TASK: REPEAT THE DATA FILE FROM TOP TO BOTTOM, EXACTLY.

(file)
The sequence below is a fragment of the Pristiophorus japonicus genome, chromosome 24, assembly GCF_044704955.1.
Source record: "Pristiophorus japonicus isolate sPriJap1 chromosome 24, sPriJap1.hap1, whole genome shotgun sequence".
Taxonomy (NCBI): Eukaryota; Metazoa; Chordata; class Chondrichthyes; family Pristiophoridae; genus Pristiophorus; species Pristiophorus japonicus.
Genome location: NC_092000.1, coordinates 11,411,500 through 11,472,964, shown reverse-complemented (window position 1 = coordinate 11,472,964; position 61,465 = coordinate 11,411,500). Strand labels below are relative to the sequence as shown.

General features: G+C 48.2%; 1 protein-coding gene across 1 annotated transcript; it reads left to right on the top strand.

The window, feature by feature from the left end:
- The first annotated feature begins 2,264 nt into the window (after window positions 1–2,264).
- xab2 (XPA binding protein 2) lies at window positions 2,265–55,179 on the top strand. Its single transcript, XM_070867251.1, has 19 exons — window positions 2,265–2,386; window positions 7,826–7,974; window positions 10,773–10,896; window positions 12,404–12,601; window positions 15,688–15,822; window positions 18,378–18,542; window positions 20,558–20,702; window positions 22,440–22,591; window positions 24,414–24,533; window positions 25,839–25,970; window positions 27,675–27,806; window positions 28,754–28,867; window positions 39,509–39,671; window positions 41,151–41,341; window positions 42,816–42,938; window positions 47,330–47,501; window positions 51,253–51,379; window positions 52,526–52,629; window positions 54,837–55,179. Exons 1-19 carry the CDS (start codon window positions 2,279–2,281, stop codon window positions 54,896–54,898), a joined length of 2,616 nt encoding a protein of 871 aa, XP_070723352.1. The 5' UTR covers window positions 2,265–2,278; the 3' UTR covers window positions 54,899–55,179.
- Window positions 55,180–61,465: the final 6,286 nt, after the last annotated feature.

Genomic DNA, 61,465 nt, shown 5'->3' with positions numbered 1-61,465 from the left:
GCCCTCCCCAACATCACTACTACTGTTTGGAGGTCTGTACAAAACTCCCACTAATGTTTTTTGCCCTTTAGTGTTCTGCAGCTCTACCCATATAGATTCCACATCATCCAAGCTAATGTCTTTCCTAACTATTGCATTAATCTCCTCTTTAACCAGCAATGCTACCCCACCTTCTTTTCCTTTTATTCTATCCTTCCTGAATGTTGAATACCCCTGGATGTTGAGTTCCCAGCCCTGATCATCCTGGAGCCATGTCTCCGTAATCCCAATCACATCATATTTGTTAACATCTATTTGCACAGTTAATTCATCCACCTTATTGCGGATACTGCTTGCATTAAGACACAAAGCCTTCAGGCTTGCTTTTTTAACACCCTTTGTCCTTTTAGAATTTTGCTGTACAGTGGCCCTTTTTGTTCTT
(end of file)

The sequence below is a fragment of the Pristiophorus japonicus genome, chromosome 24, assembly GCF_044704955.1.
Source record: "Pristiophorus japonicus isolate sPriJap1 chromosome 24, sPriJap1.hap1, whole genome shotgun sequence".
Taxonomy (NCBI): Eukaryota; Metazoa; Chordata; class Chondrichthyes; family Pristiophoridae; genus Pristiophorus; species Pristiophorus japonicus.
Genome location: NC_092000.1, coordinates 11,411,500 through 11,472,964, shown reverse-complemented (window position 1 = coordinate 11,472,964; position 61,465 = coordinate 11,411,500). Strand labels below are relative to the sequence as shown.

General features: G+C 48.2%; 1 protein-coding gene across 1 annotated transcript; it reads left to right on the top strand.

The window, feature by feature from the left end:
- The first annotated feature begins 2,264 nt into the window (after window positions 1–2,264).
- xab2 (XPA binding protein 2) lies at window positions 2,265–55,179 on the top strand. Its single transcript, XM_070867251.1, has 19 exons — window positions 2,265–2,386; window positions 7,826–7,974; window positions 10,773–10,896; window positions 12,404–12,601; window positions 15,688–15,822; window positions 18,378–18,542; window positions 20,558–20,702; window positions 22,440–22,591; window positions 24,414–24,533; window positions 25,839–25,970; window positions 27,675–27,806; window positions 28,754–28,867; window positions 39,509–39,671; window positions 41,151–41,341; window positions 42,816–42,938; window positions 47,330–47,501; window positions 51,253–51,379; window positions 52,526–52,629; window positions 54,837–55,179. Exons 1-19 carry the CDS (start codon window positions 2,279–2,281, stop codon window positions 54,896–54,898), a joined length of 2,616 nt encoding a protein of 871 aa, XP_070723352.1. The 5' UTR covers window positions 2,265–2,278; the 3' UTR covers window positions 54,899–55,179.
- Window positions 55,180–61,465: the final 6,286 nt, after the last annotated feature.

Genomic DNA, 61,465 nt, shown 5'->3' with positions numbered 1-61,465 from the left:
GCCCTCCCCAACATCACTACTACTGTTTGGAGGTCTGTACAAAACTCCCACTAATGTTTTTTGCCCTTTAGTGTTCTGCAGCTCTACCCATATAGATTCCACATCATCCAAGCTAATGTCTTTCCTAACTATTGCATTAATCTCCTCTTTAACCAGCAATGCTACCCCACCTTCTTTTCCTTTTATTCTATCCTTCCTGAATGTTGAATACCCCTGGATGTTGAGTTCCCAGCCCTGATCATCCTGGAGCCATGTCTCCGTAATCCCAATCACATCATATTTGTTAACATCTATTTGCACAGTTAATTCATCCACCTTATTGCGGATACTGCTTGCATTAAGACACAAAGCCTTCAGGCTTGCTTTTTTAACACCCTTTGTCCTTTTAGAATTTTGCTGTACAGTGGCCCTTTTTGTTCTT